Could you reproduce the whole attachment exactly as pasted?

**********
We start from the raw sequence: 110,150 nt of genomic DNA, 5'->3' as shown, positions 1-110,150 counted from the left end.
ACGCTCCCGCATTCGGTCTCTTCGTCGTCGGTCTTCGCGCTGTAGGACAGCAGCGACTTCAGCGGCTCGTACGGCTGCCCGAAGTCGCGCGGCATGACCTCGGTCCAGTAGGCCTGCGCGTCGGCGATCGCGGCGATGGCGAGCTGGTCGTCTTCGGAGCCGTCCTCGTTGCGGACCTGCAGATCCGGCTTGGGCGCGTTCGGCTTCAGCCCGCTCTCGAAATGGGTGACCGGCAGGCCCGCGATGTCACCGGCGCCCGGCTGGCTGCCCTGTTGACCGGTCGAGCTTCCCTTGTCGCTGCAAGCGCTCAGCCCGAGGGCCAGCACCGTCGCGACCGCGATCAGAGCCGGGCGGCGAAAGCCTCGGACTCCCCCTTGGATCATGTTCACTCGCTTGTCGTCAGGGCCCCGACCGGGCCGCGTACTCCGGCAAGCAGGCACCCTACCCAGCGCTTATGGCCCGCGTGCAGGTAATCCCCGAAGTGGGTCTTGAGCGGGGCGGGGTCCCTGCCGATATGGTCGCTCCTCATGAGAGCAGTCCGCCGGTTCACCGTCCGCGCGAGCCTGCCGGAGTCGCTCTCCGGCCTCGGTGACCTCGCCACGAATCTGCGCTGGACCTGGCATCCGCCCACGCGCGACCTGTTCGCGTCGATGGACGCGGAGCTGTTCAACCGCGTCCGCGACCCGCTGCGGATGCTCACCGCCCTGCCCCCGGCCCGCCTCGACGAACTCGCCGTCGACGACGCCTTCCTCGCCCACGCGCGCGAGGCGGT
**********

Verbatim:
We start from the raw sequence: 110,150 nt of genomic DNA, 5'->3' as shown, positions 1-110,150 counted from the left end.
ACGCTCCCGCATTCGGTCTCTTCGTCGTCGGTCTTCGCGCTGTAGGACAGCAGCGACTTCAGCGGCTCGTACGGCTGCCCGAAGTCGCGCGGCATGACCTCGGTCCAGTAGGCCTGCGCGTCGGCGATCGCGGCGATGGCGAGCTGGTCGTCTTCGGAGCCGTCCTCGTTGCGGACCTGCAGATCCGGCTTGGGCGCGTTCGGCTTCAGCCCGCTCTCGAAATGGGTGACCGGCAGGCCCGCGATGTCACCGGCGCCCGGCTGGCTGCCCTGTTGACCGGTCGAGCTTCCCTTGTCGCTGCAAGCGCTCAGCCCGAGGGCCAGCACCGTCGCGACCGCGATCAGAGCCGGGCGGCGAAAGCCTCGGACTCCCCCTTGGATCATGTTCACTCGCTTGTCGTCAGGGCCCCGACCGGGCCGCGTACTCCGGCAAGCAGGCACCCTACCCAGCGCTTATGGCCCGCGTGCAGGTAATCCCCGAAGTGGGTCTTGAGCGGGGCGGGGTCCCTGCCGATATGGTCGCTCCTCATGAGAGCAGTCCGCCGGTTCACCGTCCGCGCGAGCCTGCCGGAGTCGCTCTCCGGCCTCGGTGACCTCGCCACGAATCTGCGCTGGACCTGGCATCCGCCCACGCGCGACCTGTTCGCGTCGATGGACGCGGAGCTGTTCAACCGCGTCCGCGACCCGCTGCGGATGCTCACCGCCCTGCCCCCGGCCCGCCTCGACGAACTCGCCGTCGACGACGCCTTCCTCGCCCACGCGCGCGAGGCGGT